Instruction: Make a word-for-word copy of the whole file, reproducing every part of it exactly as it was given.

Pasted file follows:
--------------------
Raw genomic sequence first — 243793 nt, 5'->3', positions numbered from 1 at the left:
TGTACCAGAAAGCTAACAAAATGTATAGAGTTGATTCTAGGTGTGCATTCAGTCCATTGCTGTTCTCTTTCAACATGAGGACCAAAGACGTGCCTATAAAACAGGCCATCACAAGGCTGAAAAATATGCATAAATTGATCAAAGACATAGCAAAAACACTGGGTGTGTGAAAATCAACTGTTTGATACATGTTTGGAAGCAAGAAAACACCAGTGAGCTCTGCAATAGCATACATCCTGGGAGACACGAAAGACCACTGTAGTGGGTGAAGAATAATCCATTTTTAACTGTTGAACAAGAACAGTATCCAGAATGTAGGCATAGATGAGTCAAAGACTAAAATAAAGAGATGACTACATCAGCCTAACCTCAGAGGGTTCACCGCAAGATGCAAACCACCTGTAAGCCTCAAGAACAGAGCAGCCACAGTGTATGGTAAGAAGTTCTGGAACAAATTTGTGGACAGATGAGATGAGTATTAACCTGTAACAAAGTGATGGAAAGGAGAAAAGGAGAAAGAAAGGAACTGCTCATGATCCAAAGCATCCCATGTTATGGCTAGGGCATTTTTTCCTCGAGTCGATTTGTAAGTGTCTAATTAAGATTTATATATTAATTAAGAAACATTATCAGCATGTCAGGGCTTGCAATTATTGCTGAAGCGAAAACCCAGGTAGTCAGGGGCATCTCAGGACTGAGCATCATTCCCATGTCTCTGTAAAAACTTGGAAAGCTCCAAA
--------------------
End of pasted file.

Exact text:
Raw genomic sequence first — 243793 nt, 5'->3', positions numbered from 1 at the left:
TGTACCAGAAAGCTAACAAAATGTATAGAGTTGATTCTAGGTGTGCATTCAGTCCATTGCTGTTCTCTTTCAACATGAGGACCAAAGACGTGCCTATAAAACAGGCCATCACAAGGCTGAAAAATATGCATAAATTGATCAAAGACATAGCAAAAACACTGGGTGTGTGAAAATCAACTGTTTGATACATGTTTGGAAGCAAGAAAACACCAGTGAGCTCTGCAATAGCATACATCCTGGGAGACACGAAAGACCACTGTAGTGGGTGAAGAATAATCCATTTTTAACTGTTGAACAAGAACAGTATCCAGAATGTAGGCATAGATGAGTCAAAGACTAAAATAAAGAGATGACTACATCAGCCTAACCTCAGAGGGTTCACCGCAAGATGCAAACCACCTGTAAGCCTCAAGAACAGAGCAGCCACAGTGTATGGTAAGAAGTTCTGGAACAAATTTGTGGACAGATGAGATGAGTATTAACCTGTAACAAAGTGATGGAAAGGAGAAAAGGAGAAAGAAAGGAACTGCTCATGATCCAAAGCATCCCATGTTATGGCTAGGGCATTTTTTCCTCGAGTCGATTTGTAAGTGTCTAATTAAGATTTATATATTAATTAAGAAACATTATCAGCATGTCAGGGCTTGCAATTATTGCTGAAGCGAAAACCCAGGTAGTCAGGGGCATCTCAGGACTGAGCATCATTCCCATGTCTCTGTAAAAACTTGGAAAGCTCCAAA